Jennifer Lazarowitz started her love of design early in life. “Art has always been a major part of my life”, the Rhode Island School of Design Alum noted, “I love making beautiful things and applying it to work in the real world.” Jennifer’s first job included hand painting plates and wovens, but felt drawn to the additional challenge of translating high design into apparel.
She joined the Hot Sox Team almost 13 years ago, immediately feeling drawn to the “delicate balance between art and science involved with knitting intricate designer socks.” Inspired to create art socks that would resonate with both art lovers and daring fashionistas, she used the very paintings and sculptures that spurred creativity in college, and created a blueprint to translate them into wearable fashion socks.
Q: What’s the biggest challenge in translating paintings and other visual media into art socks?
A: Without going into too much detail, knitting is completed in courses while visual art doesn’t normally have this same constrain – it’s freeform. Knitting is like zooming in on a picture and seeing it’s actually made up of tiny little squares or pixels (or stitches) or like creating a round object out of Legos; only we accomplish the same concept with yarn - and all the strings have to connect or you’ll get a hole in your sock. Additionally, we’re limited on the amount of colored yarns a knitting machine can hold, add to that, we have to knit enough constructive material into the design that the sock still functions and is comfortable.
Q: If you could only wear one art sock for the rest of your life, which would you choose?
A: “The Scream” sock will always have a special place in my heart – it’s one of the first artist series socks I ever created. One of my favorite Hot Sox memories includes receiving the first samples of The Scream sock in the design studio and finally seeing my translated art come to life.
It felt so serendipitous that these design samples arrived right as I was leaving for a trip to Norway, home to the famous The Scream painting and its creator Edvard Munch. I couldn’t resist packing one of the samples along with me and taking it to the National Gallery in Oslo.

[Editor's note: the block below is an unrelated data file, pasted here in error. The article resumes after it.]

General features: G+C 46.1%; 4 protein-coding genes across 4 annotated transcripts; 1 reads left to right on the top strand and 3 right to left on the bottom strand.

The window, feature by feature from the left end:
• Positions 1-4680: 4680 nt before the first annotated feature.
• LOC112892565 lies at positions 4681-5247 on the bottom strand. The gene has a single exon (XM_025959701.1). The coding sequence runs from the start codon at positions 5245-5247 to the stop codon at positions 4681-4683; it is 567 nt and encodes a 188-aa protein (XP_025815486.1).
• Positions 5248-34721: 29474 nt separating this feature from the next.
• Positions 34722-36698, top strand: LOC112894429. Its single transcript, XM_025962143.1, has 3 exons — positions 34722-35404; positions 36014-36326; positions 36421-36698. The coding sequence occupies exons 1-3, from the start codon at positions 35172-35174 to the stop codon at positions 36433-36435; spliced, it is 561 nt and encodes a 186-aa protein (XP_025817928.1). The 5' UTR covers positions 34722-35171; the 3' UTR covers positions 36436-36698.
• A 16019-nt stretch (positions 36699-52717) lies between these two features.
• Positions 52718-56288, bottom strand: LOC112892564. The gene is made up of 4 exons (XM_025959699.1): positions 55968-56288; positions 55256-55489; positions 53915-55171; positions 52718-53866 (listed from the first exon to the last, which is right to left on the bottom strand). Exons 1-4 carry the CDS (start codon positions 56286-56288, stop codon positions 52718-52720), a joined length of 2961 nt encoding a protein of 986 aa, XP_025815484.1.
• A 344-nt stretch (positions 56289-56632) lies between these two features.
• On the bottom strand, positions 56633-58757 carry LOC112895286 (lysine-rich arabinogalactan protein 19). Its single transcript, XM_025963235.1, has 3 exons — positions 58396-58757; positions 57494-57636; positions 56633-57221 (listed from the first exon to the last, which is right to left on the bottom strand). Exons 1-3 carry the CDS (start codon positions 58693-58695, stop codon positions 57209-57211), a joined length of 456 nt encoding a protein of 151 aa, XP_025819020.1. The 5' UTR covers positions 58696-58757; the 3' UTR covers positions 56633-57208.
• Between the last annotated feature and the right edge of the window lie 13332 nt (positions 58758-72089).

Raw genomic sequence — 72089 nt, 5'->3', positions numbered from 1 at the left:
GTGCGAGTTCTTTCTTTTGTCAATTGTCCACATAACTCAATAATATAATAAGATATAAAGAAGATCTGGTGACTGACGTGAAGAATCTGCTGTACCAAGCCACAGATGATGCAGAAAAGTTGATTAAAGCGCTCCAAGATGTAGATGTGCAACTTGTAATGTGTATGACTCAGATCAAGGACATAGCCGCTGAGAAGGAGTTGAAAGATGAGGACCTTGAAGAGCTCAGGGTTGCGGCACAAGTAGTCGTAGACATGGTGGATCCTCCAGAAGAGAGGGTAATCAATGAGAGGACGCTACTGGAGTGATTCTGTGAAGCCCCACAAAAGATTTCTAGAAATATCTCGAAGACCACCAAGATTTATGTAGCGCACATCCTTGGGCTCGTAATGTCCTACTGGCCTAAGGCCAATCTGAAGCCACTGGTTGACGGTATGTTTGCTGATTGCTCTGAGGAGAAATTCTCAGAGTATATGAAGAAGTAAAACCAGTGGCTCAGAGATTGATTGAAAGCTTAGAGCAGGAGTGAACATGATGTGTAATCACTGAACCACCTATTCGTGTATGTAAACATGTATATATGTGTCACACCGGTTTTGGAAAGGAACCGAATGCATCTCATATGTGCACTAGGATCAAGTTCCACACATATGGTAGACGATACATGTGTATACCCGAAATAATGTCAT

To hold up one of the first Hot Sox Artist Collection pieces I had worked on alongside the true inspiration felt absolutely phenomenal.
Although each additional artist series sock we create is rewarding and special, my very favorite art sock is definitely The Scream sock.
Q: How do you select masterpieces for the next season of Hot Sox?
A: I love going to different museums and art galleries, like The Metropolitan Museum of Art, and seeing the real-life masterpieces of inspiring artists, and also keeping in-touch with trendy and relevant art pop culture references.
I try and capture an additional layer of my designs beyond just translating the art into textile, and that is incorporating the energy and emotion of the art work. Whether it be through line work, color, or stylization.
Q: Can you give us any teasers for what Artist Socks we can expect next season?
A: We’re really excited about the newest Hot Sox Artist Collection additions for Spring 2017.
For Spring 2017 we're introducing a new artist to the mix; a Cezanne still life. We're building on successful themes and customer feedback to bring more art and more food-themed options!
Our other art sock we’re introducing next season is by another Hot Sox Artist Series’ favorite painter – Claude Monet. We’re connecting themes across our Travel Collection and Artist Series to put new life into a beloved view of foggy London. Oh, and there is also a new Picasso---whoops…did I say too much?
Eager to check out all the socks in the Hot Sox Artist Series? Click here.
Interested to see Jennifer’s independent works? Click here.
Be sure to keep an eye out for the new Spring 2017 Artist Series selections, arriving in late January!